Through it all, there was Dolores Abernathy (Evan Rachel Wood), the android who went beyond her programming and chose to control her destiny. In the third season, things went back on the right track as you can see for yourself in the just-released Westworld: Season Three: The New World from Warner Home Entertainment.

Delores escaped the park at the end of last season and we see “our” world through her eyes which was an interesting bit of writing. We also meet Caleb Nichols (Aaron Paul), a former soldier turned petty criminal whose story takes its time but ultimately dovetails with Delores’. Similarly, the story of Maeve Millay (Thandie Newton) and Engerraund Serac (Vincent Cassel) takes its time and shows other aspects of this world and its inhabitants.

Where Delores’ “reawakenings” led to her sentience, Maeve’s takes us in another other direction and explores her in a World War II Italy Warworld reality, which brings her to Serac.

Bernard Lowe (Jeffrey Wright) and William (Ed Harris) make the odd couple of sorts in the third major arc of the ten-episode season. Here, they struggle with determining reality versus simulation, an interesting notion as more people in the real world plug into various forms of artificial reality (Ready Player One anyone?).

The connector to all of this is Charlotte Hale (Tessa Thompson), who is never less than interesting to watch.

The good ideas and strong performances more than make up for the uneven writing across the season. It’ll be back and there’s more than enough here to entice us to come back for another E-ticket ride.

The box set comes with both 4K Ultra HD and Blu-ray editions along with a Digital HD code. The 2160p transfer in 1.78:1 is excellent. The Dolby Vision nicely punches up the blacks and darker details from the traditional film.

The 1080p transfer is equally strong which helps tremendously. Both benefit from the DTS-HD Master Audio 5.1 track and Dolby Atmos so this makes for an excellent home video experience.

Much of the Special Features, scattered across the Blu-ray discs, are drawn from the existing HBO extras, starting with Escape from Westworld (1:53), which introduces viewers to the setup. Disc one also features Creating Westworld: Parce Domine (6:36); The Winter Line (7:18); The Absence of Field (6:05); and Exploring Warworld (3:56).

Disc Two offers up Creating Westworld‘s Reality:  Genre (3:54) and Decoherence (4:48). Disc Three features We Live in a Technocracy (13:44) spotlights producers Jonathan Nolan and Lisa Joy; A Vision for the Future (14:09); RICO: Crime and the Gig Economy (7:07); Westworld on Location (11:20); and Welcome to Westworld: Evan Rachel Wood and Aaron Paul – Analysis (3:46), Evan Rachel Wood and Aaron Paul – Who Said It? (3:43), Thandie Newton and Tessa Thompson – Analysis (3:22), Thandie Newton and Tessa Thompson – Who Said It? (2:57); Creating Westworld‘s Reality: Passed Pawn (4:09) and Crisis Theory (9:03).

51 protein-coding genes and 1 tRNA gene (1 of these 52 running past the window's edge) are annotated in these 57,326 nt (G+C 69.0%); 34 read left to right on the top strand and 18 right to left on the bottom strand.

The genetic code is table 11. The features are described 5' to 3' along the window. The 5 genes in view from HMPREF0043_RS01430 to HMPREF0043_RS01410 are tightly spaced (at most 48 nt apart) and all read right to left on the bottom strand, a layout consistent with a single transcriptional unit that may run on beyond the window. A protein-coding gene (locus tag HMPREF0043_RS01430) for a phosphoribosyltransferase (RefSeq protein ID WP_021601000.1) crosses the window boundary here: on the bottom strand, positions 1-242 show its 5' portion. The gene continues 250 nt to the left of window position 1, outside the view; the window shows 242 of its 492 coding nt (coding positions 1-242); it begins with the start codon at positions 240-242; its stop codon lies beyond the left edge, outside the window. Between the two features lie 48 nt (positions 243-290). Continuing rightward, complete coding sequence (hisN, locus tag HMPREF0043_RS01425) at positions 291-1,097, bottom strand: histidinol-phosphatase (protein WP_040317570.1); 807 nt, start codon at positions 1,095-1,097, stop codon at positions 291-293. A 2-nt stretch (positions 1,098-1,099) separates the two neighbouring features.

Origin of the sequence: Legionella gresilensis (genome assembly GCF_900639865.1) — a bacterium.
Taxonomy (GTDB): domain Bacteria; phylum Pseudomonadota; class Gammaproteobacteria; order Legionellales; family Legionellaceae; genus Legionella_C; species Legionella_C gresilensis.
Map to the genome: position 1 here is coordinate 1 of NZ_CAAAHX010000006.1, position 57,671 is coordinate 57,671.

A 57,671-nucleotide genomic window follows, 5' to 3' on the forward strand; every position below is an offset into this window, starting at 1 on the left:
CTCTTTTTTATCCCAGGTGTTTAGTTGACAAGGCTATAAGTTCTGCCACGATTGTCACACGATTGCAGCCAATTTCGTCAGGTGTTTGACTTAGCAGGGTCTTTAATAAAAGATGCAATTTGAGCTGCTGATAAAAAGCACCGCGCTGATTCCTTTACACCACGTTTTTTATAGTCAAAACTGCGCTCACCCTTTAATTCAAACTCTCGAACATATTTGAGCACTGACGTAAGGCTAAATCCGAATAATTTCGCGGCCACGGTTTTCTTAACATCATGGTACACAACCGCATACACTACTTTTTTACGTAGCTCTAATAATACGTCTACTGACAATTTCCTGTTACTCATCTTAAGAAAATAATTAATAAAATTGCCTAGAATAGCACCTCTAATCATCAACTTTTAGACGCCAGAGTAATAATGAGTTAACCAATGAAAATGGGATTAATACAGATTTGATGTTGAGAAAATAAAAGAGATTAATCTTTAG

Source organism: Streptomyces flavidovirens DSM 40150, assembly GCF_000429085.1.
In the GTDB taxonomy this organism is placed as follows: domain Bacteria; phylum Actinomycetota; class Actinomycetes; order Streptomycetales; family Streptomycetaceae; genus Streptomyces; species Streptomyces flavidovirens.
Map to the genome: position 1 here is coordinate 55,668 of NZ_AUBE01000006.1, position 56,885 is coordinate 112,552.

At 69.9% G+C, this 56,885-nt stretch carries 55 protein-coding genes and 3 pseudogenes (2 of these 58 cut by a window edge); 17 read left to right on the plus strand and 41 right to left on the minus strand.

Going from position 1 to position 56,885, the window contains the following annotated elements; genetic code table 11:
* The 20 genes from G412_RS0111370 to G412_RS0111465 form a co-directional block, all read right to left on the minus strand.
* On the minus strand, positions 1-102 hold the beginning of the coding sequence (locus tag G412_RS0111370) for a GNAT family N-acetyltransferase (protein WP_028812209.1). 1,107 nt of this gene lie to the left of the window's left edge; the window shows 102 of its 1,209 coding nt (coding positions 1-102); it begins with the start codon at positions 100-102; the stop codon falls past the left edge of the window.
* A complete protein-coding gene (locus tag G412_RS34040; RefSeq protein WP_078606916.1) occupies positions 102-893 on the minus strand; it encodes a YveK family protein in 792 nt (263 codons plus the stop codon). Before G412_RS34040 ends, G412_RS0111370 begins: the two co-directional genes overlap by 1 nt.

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Nobody’s Fool by Bill Griffith

It is an odd and interesting thing: the biography of someone whose life is badly-recorded and full of gaps. It’s even more quirky when that person didn’t really do anything in his life, and even the records of where that person was are messy and often missing.

But Bill Griffith, cartooning king of all things pinhead-related, wanted to tell the story of Schlitzie the Pinhead, the second-most famous real-world pinhead [1], even though Schlitzie’s origins are disputed and his life basically consisted of being dragged around the US so people could gawk at him for fifty-plus years.

The result is Nobody’s Fool , a graphic novel about a person who may have been born Simon Metz around 1901 in the Bronx, and definitely was buried as Schlitzie Surtees in 1971 in California. Schlitzie was male, but the characters he “played” on stage were more often than not female — because that made the fake “savage” stories more shocking, because he was less than five feet tall, because it was a random carny idea that stuck, or for some other random reason, we don’t know.

The list of things we don’t know about Schlitize, though, are long. Well, “we” don’t know much about any random person born in 1901 and dead since 1971 — if that person did public things, they’d be recorded, but most of us live our lives in private, and those lives all die as the people we knew die. The people Schlitze knew are from a world that’s been gone for over sixty years, and they were marginal people to begin with — many of them with physical deformities or other health issues that shortened their lives, all of them living on the fringes of society, traveling from town to town to be exhibited as “freaks.”.